Original Research

Predictors of Suboptimal Glycemic Control for Hospitalized Patients with Diabetes: Targets for Clinical Action


From Sharp HealthCare, San Diego, CA (Ms. Thompson, Mr. Koucheki, Dr. Holdy), National University, San Diego, CA (Dr. Smith), and University of California, Irvine (Dr. Bender).



• Objective: Suboptimal glycemic control (SGC) puts hospitalized patients with diabetes at risk for poor outcomes. The purpose of this study was to quantify factors with predictive capacity to identify patients at risk for SGC during hospitalization.

• Methods: 32 baseline and demographic variables were extracted from the electronic records of 23,100 patients with diabetes hospitalized between 2009 and 2012. The rate of blood glucose values between 70 and 180 mg/dL was calculated for each patient. A predictive model for SGC was developed using regression modeling, standardized coefficients, and classification tree analysis. Odds ratios (ORs) were calculated to isolate adjusted odds of SGC for top predictors.

• Results: The final predictive model included 13 variables (C statistic = 0.88). HbA1c (OR, 0.60 [95% confidence interval {CI}, 0.58–0.61]), admission blood glucose (OR, 0.91 [CI, 0.91–0.92]), and steroid use (OR, 0.06 [CI 0.04–0.08]) were the highest-ranking predictors of SGC. HbA1c and SGC had a strong linear relationship (R = 0.99), with increasing odds for SGC as HbA1c increased. Admission blood glucose and SGC had a polynomial relationship (R 2 = 0.95); increasing odds for SGC until 240 mg/dL; then odds started decreasing. Steroid use showed a steady threefold increase in odds for SGC across all rates of use.

• Conclusions: Poor preadmission diabetes control and inpatient steroid use strongly predict SGC. A range of thresholds for these predictors was empirically determined, providing a basis for targeted therapies on admission. Guidelines incorporating empirically derived thresholds should enhance the ability to achieve optimal glycemic control for hospitalized patients with diabetes.


Current recommendations for glycemic control of hospitalized patients include use of multidisciplinary diabetic care teams and standardized insulin order sets [1,2], yet there is still uncertainty how best to target such protocols for patients with diabetes at risk for suboptimal glycemic control [2,3]. Many factors are theorized to hinder optimal inpatient glycemic control, such as steroid use [4,5],comorbid states [6],severity of illness [7,8], and preadmission glycemic control [9,10]. However, there currently exists little evidence of these factors’ ability to predict suboptimal glycemic control (SGC). Identifying straightforward predictive factors of SGC would provide a clinically meaningful basis for targeted therapy. The purpose of this study was to describe the prevalence of a range of potential risk factors in a diverse hospitalized patient population with a secondary diagnosis of diabetes (types 1 and 2), and to determine which factors were predictive of SGC.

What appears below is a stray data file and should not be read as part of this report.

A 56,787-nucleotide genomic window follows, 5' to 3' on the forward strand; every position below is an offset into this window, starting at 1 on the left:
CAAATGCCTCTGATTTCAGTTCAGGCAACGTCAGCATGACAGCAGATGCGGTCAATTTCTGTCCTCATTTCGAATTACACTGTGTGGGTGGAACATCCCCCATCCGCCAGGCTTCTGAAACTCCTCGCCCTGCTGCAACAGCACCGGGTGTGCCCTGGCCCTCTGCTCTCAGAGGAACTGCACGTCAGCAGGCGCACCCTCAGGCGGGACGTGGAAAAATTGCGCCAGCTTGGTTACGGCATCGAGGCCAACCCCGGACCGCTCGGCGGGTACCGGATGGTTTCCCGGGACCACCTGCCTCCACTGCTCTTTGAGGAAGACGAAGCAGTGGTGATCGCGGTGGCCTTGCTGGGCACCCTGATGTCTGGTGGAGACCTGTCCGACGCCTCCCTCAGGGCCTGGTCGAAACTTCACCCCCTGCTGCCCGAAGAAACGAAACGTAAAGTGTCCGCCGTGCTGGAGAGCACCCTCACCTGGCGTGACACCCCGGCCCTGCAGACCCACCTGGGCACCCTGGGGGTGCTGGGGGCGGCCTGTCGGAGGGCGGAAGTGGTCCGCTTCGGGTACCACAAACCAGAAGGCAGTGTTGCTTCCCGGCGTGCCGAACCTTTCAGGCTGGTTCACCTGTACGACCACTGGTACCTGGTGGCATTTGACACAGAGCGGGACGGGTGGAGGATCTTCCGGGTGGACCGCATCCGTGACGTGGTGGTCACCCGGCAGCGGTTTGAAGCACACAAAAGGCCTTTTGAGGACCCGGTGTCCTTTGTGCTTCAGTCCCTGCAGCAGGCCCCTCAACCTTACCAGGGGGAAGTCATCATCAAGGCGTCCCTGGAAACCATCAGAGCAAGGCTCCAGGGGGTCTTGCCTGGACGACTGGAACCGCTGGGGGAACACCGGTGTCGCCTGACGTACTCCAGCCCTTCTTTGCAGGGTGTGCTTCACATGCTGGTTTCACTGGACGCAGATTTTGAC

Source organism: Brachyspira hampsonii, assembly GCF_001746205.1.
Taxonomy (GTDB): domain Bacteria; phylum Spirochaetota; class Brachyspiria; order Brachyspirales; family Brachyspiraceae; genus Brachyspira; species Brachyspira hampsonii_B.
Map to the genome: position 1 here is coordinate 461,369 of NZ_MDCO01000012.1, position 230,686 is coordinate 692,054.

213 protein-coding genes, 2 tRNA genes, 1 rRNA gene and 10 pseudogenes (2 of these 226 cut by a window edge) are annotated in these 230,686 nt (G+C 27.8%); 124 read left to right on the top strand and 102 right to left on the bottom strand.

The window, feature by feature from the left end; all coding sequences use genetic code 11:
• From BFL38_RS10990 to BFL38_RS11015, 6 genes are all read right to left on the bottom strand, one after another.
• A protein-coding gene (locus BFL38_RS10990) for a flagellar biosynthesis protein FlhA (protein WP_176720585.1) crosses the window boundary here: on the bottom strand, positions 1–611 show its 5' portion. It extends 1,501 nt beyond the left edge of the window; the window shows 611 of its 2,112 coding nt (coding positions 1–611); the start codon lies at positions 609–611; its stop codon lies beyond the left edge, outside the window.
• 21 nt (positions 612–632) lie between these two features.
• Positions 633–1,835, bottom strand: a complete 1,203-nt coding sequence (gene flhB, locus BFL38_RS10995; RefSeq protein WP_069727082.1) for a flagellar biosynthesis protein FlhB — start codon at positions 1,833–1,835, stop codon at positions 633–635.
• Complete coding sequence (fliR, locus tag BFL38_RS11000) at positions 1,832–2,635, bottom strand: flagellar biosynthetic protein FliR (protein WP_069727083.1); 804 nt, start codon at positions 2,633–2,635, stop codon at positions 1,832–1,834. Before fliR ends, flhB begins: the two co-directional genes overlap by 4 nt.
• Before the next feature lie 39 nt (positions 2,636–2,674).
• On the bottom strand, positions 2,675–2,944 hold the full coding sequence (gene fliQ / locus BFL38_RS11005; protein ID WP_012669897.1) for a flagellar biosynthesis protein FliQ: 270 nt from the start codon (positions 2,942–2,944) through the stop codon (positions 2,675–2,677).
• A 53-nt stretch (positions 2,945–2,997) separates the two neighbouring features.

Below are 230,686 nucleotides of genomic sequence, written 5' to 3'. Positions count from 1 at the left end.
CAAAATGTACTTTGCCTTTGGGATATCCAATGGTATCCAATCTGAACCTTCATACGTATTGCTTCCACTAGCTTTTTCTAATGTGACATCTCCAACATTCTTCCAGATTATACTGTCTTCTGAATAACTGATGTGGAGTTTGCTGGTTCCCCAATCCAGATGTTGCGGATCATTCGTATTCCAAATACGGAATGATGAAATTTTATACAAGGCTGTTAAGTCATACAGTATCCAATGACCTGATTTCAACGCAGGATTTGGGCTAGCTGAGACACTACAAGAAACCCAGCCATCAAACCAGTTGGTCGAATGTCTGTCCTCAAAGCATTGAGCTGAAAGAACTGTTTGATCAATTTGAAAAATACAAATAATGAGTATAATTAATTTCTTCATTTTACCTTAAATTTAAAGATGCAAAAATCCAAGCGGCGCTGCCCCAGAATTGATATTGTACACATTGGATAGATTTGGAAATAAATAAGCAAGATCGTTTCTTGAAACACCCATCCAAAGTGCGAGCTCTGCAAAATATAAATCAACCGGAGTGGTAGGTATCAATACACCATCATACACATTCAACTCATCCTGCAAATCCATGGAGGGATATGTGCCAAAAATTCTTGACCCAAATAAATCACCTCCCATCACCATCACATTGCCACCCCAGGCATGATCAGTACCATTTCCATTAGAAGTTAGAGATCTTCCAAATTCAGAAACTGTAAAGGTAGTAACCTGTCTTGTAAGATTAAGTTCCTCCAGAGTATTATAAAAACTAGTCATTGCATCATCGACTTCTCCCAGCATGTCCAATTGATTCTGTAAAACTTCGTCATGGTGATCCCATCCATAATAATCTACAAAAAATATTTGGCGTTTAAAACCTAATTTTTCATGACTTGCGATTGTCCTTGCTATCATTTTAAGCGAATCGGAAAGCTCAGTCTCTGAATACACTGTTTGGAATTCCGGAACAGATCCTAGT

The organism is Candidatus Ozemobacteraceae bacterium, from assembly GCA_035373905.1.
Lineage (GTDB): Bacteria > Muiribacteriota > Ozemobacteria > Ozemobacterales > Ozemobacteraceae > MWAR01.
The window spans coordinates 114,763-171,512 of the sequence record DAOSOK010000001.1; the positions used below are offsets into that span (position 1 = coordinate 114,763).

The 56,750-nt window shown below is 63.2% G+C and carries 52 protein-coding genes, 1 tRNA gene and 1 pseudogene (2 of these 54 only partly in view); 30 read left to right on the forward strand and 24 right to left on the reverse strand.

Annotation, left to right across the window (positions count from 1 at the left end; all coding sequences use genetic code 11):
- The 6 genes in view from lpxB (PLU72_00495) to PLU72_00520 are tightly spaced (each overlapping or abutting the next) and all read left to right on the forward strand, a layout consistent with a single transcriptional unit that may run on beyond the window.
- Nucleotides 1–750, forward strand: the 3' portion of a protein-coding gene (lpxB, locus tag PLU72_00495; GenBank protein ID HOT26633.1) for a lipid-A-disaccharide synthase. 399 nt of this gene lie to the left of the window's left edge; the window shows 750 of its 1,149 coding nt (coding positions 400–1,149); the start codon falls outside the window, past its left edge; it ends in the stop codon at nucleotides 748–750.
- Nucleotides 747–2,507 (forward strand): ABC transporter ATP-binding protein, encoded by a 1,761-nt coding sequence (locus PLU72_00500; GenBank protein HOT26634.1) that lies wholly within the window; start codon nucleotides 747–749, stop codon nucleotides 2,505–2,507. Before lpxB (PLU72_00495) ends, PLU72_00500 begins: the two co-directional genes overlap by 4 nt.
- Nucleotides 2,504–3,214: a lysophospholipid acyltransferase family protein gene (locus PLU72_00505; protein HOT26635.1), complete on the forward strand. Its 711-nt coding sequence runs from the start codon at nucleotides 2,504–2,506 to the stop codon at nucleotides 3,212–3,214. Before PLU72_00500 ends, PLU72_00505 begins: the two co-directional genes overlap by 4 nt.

A retrospective cohort study design was used to identify factors predictive of inpatient SGC for patients admitted to any of 3 hospitals aligned with Sharp HealthCare (“Sharp”), a community-based, nonprofit integrated health system headquartered in San Diego, California, that serves more than 27% of the county’s 3 million-plus residents each year.


Inclusion Criteria

We extracted data for 23,100 patients hospitalized between January 2009 and December 2012 with a secondary diagnosis of diabetes (types 1 and 2), a length of stay (LOS) ≥ 3 days, and a minimum of 2 point-of-care (POC) blood glucose tests per day. The LOS and blood glucose minimum are standard criteria for Sharp glycemic monitoring to ensure a minimum quantity of blood glucose monitoring for glycemic management.


Glycemic Control (Independent Variable)

Glycemic control was defined as POC blood glucose values within the target range of 70 to 180 mg/dL during hospitalization. POC tests outside that range were defined as SGC. This range was determined based on current Sharp benchmark targets and was not adjusted for total number of blood glucose values.


Predictive Variables

A framework for potentially relevant patient and clinical care factors associated with suboptimal glycemic control was developed based on literature review and input from Sharp clinical experts. Administrative and clinical patient characteristics, including patient demographic, clinical status and care process factors were operationalized into 32 variables that were extracted from Sharp’s data warehouse (see  Table 1 ). The majority of variables were selected to be identifiable on or shortly after admission, although operationalization of some variables in this study was done with administrative rather than clinical data. Steroid use and ICU stay were operationalized for the entire admission because of clinician interest: while it is generally known fairly soon after admission whether a patient will be admitted to an ICU or if steroids will be administered, the study question from the clinician standpoint was not so much if steroids or 


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